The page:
A pressure sensor 21 in communication with the interior of evacuation chamber 19 is capable of detecting the generated vacuum level therewithin, to ensure that vacuum pump 28 will automatically generate a predetermined pain inhibiting vacuum level ranging between 400 mmHg and 1 atmosphere. Pressure sensor 21 transmits a signal indicative of the generated vacuum level to electronic control unit 29, which controls both vacuum pump 28 and power supply 27 of ultrasonic transducer 23.
Electronic unit 29 therefore controls apparatus 20 according to the following sequence. After skin contact sensor 221 detects the placement of evacuation chamber 19 on a skin surface in the vicinity of skin region R, vacuum pump 28 is activated in order to apply a suitable pain inhibiting vacuum level within evacuation chamber 19, as detected by pressure sensor 21. Following generation of the pain inhibiting vacuum level, which is generally achieved within less than 0.5 second, power supply 27 of ultrasonic transducer 23 is activated by power supply 27 to commence the medical treatment directed at target 26. Power supply 27 is then deactivated in order to terminate the medical treatment after a predetermined duration, e.g. 1.5 sec, corresponding to a treatment duration of 1 sec and a delay thereafter of 0.5 sec. Vacuum pump 28, or an additional pump which is not shown, is then commanded to release the vacuum within evacuation chamber 19.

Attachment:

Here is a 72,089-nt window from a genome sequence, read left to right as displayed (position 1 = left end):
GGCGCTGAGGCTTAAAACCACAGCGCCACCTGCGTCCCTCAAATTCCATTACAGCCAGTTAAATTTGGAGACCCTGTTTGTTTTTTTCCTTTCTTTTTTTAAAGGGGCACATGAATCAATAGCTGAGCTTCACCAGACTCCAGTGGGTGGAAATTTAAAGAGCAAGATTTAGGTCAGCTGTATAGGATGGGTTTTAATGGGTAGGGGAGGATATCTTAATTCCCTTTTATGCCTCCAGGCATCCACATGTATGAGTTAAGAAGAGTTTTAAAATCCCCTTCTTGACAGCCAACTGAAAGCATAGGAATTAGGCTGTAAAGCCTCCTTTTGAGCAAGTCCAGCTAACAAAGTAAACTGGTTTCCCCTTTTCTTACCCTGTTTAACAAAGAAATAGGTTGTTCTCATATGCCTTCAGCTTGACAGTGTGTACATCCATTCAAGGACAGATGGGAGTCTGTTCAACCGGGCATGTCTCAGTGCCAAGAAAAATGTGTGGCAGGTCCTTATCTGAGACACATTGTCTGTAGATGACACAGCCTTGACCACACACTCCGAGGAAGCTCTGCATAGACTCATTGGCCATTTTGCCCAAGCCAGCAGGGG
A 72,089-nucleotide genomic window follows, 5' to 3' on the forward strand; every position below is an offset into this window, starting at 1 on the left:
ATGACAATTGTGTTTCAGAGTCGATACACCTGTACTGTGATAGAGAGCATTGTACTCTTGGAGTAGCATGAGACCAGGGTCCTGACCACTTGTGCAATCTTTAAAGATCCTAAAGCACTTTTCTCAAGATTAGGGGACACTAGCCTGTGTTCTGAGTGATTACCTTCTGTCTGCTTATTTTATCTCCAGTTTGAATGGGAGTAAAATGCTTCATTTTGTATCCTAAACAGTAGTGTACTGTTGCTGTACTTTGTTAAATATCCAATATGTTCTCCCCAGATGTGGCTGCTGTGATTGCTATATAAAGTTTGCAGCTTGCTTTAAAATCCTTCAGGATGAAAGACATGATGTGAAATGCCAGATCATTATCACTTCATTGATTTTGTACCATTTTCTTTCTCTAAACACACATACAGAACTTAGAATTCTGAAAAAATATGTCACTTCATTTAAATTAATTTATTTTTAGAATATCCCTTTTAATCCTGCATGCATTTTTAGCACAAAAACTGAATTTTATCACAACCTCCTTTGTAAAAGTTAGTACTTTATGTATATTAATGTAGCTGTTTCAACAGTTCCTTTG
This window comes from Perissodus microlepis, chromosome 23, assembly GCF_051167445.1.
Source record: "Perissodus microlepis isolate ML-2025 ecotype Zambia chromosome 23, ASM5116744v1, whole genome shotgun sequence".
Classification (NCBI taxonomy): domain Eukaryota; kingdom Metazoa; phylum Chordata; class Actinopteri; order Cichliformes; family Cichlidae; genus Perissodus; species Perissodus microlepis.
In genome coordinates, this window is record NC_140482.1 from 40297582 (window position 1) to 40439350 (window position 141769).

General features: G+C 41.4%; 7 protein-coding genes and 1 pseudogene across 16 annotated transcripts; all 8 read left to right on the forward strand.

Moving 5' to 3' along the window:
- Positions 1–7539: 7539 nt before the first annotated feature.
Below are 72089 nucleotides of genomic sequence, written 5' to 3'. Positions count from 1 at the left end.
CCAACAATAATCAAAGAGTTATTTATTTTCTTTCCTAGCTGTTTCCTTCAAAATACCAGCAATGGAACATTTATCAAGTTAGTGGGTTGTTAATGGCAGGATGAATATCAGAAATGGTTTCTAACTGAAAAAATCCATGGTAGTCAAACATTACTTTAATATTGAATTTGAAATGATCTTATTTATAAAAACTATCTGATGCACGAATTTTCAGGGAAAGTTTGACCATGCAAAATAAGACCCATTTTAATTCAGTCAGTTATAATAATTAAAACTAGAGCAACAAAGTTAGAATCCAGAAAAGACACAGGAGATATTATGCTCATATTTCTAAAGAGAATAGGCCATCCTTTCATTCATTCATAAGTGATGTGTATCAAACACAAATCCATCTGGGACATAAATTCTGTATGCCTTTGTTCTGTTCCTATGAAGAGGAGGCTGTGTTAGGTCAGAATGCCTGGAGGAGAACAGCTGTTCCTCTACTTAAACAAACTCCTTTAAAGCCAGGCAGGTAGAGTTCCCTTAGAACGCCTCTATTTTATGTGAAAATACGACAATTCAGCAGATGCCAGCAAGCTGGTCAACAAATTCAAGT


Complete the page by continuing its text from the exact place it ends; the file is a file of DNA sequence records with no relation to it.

As shown in
To counteract the effect of the tensile forces, interface element 32 may be factory-produced under compression. As shown in
The interface element may be subjected to factory-produced compressive forces by being press fitted in a retaining member smaller than the size of the interface element, as schematically illustrated in
Due to the compressive forces C to which interface element 32 is subjected, as shown in
To prevent tearing of the interface element, injection needle 31 may be manipulated by the health professional administering the treatment such that it is disposed at a small injection angle K relative to a horizontal interface element 32, as shown in
An elongated needle 61 may be injected into drawn skin region R through a cylindrical sidewall 64 of evacuation chamber 19, as shown in
In the embodiment of